Fox Rejected 'Idiocracy' Director's "Anti-Trump" President Camacho Ads

For a few years now, writer-director Mike Judge and Terry Crews have talked about doing more with Idiocracy's President Camacho. Of course fans of the 2006 cult comedy are more than happy to see Crews return to the role, and we've seen him do so in a few Funny or Die videos. Crews and Judge were at one point discussing future opportunities for Camacho with Fox, and earlier this summer it was reported they were working on campaign ads for Camacho. But sadly, Fox has pulled the plug on the whole project.

Below, learn more about the cancelled President Camacho Ads.

When the ads were first written about, they were described as "anti-Donald Trump." Even though they dumped the movie, Idiocracy is still a 20th Century Fox film, and Fox — a company owned by Rupert Murdoch, a Trump supporter — didn't sign off on the Camacho ads.

Here's what Judge told The Daily Beast about what happened:

It kind of fell apart. It was announced that they were anti-Trump, and I would've preferred to make them and then have the people decide. Terry Crews had wanted to just make some funny Camacho ads, and Etan [Cohen] and I had written a few that I thought were pretty funny, and it just fell apart. I wanted to put them out a little more quietly and let them go viral, rather than people announcing we're making anti-Trump ads. Just let them be funny first. Doing something satirical like that is better if you just don't say, 'Here we come with the anti-Trump ads!

After screenwriter Etan Cohen (Tropic Thunder) tweeted he couldn't believe how close reality was beginning to resemble Idiocracy, especially in light of Trump's presidential campaign, he reached out to Judge about making these Camacho advertisements. Judge joked that, despite Fox probably forgetting they own Idiocracy, they still wouldn't approve the ads. When The Daily Beast's interviewer mentioned Murdoch's support of Trump, he replied, "There was a roadblock there, too."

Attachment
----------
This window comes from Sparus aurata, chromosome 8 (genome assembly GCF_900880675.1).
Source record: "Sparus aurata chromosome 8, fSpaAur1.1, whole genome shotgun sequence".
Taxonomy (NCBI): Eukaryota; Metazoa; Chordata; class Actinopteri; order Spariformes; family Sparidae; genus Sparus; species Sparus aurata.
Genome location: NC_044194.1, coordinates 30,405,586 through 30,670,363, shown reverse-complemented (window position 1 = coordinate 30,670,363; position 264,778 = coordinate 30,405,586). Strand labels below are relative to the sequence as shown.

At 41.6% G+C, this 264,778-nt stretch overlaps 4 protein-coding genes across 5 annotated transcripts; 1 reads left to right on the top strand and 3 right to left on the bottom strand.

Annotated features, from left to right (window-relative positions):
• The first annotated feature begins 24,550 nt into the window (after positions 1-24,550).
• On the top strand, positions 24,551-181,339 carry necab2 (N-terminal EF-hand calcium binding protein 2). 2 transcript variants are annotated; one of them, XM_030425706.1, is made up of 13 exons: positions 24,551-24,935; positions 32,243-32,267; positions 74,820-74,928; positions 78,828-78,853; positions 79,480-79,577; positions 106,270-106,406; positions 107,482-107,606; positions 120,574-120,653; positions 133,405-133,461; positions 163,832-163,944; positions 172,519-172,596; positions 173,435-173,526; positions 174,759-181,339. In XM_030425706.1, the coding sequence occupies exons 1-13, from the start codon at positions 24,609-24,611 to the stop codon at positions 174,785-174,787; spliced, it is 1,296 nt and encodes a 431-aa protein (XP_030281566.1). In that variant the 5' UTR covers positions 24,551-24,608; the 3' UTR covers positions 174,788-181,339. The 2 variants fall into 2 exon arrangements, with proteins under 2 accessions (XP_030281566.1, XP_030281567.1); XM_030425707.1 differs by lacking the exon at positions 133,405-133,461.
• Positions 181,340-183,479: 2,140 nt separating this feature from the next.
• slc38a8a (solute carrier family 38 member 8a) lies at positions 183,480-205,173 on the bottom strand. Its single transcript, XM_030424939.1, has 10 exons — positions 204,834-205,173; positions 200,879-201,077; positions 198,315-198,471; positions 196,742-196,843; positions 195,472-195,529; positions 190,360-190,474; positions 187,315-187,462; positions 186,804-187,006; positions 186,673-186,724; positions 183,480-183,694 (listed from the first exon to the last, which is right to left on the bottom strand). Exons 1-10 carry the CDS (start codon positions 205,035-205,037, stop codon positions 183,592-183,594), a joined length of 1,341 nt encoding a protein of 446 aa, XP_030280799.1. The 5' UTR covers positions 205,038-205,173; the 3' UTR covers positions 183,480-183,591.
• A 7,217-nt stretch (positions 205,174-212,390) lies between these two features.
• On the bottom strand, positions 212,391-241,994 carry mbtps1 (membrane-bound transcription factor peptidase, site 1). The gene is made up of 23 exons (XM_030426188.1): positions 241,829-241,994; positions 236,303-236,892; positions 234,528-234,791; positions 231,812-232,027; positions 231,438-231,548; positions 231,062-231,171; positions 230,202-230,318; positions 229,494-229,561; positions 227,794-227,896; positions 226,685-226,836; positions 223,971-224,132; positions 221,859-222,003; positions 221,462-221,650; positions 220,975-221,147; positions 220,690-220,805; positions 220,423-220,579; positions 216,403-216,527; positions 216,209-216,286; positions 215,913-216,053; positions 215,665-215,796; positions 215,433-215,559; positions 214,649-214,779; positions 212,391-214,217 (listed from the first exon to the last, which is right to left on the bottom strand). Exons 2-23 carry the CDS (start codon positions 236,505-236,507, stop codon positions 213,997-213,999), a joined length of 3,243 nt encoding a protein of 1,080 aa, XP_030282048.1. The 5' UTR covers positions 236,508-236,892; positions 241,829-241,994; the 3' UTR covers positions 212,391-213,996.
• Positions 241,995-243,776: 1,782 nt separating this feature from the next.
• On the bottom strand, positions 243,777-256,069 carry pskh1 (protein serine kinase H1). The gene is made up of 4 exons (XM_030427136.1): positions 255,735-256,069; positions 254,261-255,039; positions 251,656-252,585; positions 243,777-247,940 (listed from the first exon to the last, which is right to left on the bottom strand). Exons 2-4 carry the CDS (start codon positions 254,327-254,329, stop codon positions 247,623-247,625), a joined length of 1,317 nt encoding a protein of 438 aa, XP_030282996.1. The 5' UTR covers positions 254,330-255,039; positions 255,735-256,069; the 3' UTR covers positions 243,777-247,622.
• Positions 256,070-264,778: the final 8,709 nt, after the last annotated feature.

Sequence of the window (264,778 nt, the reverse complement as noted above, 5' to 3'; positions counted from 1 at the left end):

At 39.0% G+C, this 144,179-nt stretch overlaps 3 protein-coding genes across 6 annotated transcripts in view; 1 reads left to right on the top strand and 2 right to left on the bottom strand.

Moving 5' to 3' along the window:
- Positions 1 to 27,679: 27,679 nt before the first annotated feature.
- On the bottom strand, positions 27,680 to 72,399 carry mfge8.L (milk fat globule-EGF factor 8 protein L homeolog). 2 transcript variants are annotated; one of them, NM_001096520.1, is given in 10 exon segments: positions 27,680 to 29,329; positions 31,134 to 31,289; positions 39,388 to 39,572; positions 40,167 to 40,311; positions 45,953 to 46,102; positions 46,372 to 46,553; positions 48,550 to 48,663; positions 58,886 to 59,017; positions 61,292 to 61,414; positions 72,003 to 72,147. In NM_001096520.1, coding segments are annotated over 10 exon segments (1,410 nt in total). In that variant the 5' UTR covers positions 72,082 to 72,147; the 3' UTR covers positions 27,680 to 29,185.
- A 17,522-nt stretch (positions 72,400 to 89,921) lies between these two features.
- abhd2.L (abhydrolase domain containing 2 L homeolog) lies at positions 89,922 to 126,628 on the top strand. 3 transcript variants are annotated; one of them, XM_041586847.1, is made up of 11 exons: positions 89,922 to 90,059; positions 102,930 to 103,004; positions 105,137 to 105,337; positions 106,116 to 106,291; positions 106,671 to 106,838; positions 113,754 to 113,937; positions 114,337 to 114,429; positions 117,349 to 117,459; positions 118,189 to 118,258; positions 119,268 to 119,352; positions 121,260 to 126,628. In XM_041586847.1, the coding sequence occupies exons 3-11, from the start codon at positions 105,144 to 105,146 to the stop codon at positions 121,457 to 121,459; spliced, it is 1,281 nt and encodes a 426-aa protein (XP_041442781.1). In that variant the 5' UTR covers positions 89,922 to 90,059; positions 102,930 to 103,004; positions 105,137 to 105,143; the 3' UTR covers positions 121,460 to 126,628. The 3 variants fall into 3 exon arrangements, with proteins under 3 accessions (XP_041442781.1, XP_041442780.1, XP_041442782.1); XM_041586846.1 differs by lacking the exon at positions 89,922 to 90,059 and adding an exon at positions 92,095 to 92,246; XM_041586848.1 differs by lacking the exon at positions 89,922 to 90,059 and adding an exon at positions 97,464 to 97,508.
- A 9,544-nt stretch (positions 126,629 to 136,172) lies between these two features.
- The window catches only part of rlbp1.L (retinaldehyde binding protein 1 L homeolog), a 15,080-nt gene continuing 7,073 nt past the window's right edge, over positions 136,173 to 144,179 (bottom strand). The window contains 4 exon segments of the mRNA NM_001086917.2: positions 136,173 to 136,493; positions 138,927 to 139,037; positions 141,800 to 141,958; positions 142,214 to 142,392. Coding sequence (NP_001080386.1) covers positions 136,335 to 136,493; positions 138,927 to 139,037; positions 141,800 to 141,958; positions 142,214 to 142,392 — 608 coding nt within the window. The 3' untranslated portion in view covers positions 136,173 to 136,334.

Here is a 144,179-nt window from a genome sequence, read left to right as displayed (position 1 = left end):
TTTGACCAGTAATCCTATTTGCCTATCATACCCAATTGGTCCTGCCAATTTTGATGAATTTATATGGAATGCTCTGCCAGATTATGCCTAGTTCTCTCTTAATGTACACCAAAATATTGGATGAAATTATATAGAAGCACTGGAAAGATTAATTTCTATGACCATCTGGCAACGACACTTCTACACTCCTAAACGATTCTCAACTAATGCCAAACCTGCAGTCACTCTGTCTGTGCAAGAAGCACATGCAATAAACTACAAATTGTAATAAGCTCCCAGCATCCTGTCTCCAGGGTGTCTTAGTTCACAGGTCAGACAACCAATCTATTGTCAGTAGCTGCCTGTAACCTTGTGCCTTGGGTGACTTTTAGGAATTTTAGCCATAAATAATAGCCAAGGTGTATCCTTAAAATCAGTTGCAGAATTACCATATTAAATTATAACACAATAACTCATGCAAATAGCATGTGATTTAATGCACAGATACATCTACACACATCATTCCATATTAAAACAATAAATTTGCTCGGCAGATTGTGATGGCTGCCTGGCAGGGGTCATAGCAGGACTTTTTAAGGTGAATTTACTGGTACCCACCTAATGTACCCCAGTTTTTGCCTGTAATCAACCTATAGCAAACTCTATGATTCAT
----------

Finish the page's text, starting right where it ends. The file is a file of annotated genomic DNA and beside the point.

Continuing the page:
Putting the disappointment of no President Camacho advertisements aside, Judge, like Cohen and maybe a lot of the film's fans, is both surprised and a little frightened by how fast the world is catching up with Idiocracy's bleak future:

Three or four years ago, I started getting comments about it, people discovering it, and it just keeps building. Now every other Twitter comment I get is about Idiocracy, and how it's a documentary now. At first, I was just thinking, yeah, that's nice to hear, but then very specific things, like Carl's Jr. announcing that they were going to have a completely robotic, non-employee store—and it's Carl's Jr. in the movie. Then there's this thing called the Fellatio Café in Switzerland where you get blowjobs with coffee, and we had the Starbucks thing in there. And then Donald Trump being in the WWF before, and talking about his penis size. It's just one specific thing after another!

Judge half-joked he didn't want Idiocracy to become more famous "by the world getting stupider faster." We all know that's not the main reason why the film has gained an audience over the years, though. It's picked up in popularity because it's just exceptionally funny and, as recent events have shown us, not without some truth. We may not see any President Camacho campaign ads in the near future, which is unfortunate, but maybe we can still hold on to some hope for an anniversary tour.